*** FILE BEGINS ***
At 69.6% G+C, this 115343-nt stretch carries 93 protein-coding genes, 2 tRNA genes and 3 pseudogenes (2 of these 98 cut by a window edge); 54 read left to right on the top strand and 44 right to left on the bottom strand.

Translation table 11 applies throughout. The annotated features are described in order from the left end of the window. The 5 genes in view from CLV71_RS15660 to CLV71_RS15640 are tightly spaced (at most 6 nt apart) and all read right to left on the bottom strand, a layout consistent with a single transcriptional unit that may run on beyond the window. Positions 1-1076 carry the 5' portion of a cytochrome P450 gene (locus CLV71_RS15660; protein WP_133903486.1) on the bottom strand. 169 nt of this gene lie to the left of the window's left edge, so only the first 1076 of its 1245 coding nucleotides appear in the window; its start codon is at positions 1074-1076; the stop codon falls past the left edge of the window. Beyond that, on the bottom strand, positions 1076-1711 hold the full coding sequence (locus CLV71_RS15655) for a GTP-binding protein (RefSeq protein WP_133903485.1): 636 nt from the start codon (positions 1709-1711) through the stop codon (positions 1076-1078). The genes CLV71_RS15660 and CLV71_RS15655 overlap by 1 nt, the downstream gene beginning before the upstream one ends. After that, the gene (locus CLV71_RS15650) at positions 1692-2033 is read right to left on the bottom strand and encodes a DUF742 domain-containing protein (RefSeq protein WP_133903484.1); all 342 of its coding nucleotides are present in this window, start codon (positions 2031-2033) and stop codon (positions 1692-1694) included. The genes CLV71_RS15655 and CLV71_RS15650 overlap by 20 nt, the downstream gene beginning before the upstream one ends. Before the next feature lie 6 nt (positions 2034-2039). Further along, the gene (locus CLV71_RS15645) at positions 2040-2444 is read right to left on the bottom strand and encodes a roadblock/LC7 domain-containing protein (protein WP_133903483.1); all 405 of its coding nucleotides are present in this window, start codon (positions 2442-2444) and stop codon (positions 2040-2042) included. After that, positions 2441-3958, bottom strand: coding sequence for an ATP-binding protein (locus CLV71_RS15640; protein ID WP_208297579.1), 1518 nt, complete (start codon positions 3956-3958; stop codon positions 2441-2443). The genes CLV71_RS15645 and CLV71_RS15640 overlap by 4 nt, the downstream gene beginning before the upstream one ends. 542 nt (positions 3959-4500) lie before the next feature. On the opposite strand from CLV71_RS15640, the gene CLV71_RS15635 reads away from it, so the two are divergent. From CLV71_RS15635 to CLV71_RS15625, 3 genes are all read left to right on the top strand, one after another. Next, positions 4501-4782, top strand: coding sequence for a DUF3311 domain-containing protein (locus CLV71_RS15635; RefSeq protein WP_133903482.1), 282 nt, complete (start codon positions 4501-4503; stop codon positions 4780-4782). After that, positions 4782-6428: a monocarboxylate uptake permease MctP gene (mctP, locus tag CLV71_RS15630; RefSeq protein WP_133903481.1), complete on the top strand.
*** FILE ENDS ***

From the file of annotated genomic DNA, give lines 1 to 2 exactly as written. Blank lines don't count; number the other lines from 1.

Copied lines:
At 69.6% G+C, this 115343-nt stretch carries 93 protein-coding genes, 2 tRNA genes and 3 pseudogenes (2 of these 98 cut by a window edge); 54 read left to right on the top strand and 44 right to left on the bottom strand.

Translation table 11 applies throughout. The annotated features are described in order from the left end of the window. The 5 genes in view from CLV71_RS15660 to CLV71_RS15640 are tightly spaced (at most 6 nt apart) and all read right to left on the bottom strand, a layout consistent with a single transcriptional unit that may run on beyond the window. Positions 1-1076 carry the 5' portion of a cytochrome P450 gene (locus CLV71_RS15660; protein WP_133903486.1) on the bottom strand. 169 nt of this gene lie to the left of the window's left edge, so only the first 1076 of its 1245 coding nucleotides appear in the window; its start codon is at positions 1074-1076; the stop codon falls past the left edge of the window. Beyond that, on the bottom strand, positions 1076-1711 hold the full coding sequence (locus CLV71_RS15655) for a GTP-binding protein (RefSeq protein WP_133903485.1): 636 nt from the start codon (positions 1709-1711) through the stop codon (positions 1076-1078). The genes CLV71_RS15660 and CLV71_RS15655 overlap by 1 nt, the downstream gene beginning before the upstream one ends. After that, the gene (locus CLV71_RS15650) at positions 1692-2033 is read right to left on the bottom strand and encodes a DUF742 domain-containing protein (RefSeq protein WP_133903484.1); all 342 of its coding nucleotides are present in this window, start codon (positions 2031-2033) and stop codon (positions 1692-1694) included. The genes CLV71_RS15655 and CLV71_RS15650 overlap by 20 nt, the downstream gene beginning before the upstream one ends. Before the next feature lie 6 nt (positions 2034-2039). Further along, the gene (locus CLV71_RS15645) at positions 2040-2444 is read right to left on the bottom strand and encodes a roadblock/LC7 domain-containing protein (protein WP_133903483.1); all 405 of its coding nucleotides are present in this window, start codon (positions 2442-2444) and stop codon (positions 2040-2042) included. After that, positions 2441-3958, bottom strand: coding sequence for an ATP-binding protein (locus CLV71_RS15640; protein ID WP_208297579.1), 1518 nt, complete (start codon positions 3956-3958; stop codon positions 2441-2443). The genes CLV71_RS15645 and CLV71_RS15640 overlap by 4 nt, the downstream gene beginning before the upstream one ends. 542 nt (positions 3959-4500) lie before the next feature. On the opposite strand from CLV71_RS15640, the gene CLV71_RS15635 reads away from it, so the two are divergent. From CLV71_RS15635 to CLV71_RS15625, 3 genes are all read left to right on the top strand, one after another. Next, positions 4501-4782, top strand: coding sequence for a DUF3311 domain-containing protein (locus CLV71_RS15635; RefSeq protein WP_133903482.1), 282 nt, complete (start codon positions 4501-4503; stop codon positions 4780-4782). After that, positions 4782-6428: a monocarboxylate uptake permease MctP gene (mctP, locus tag CLV71_RS15630; RefSeq protein WP_133903481.1), complete on the top strand.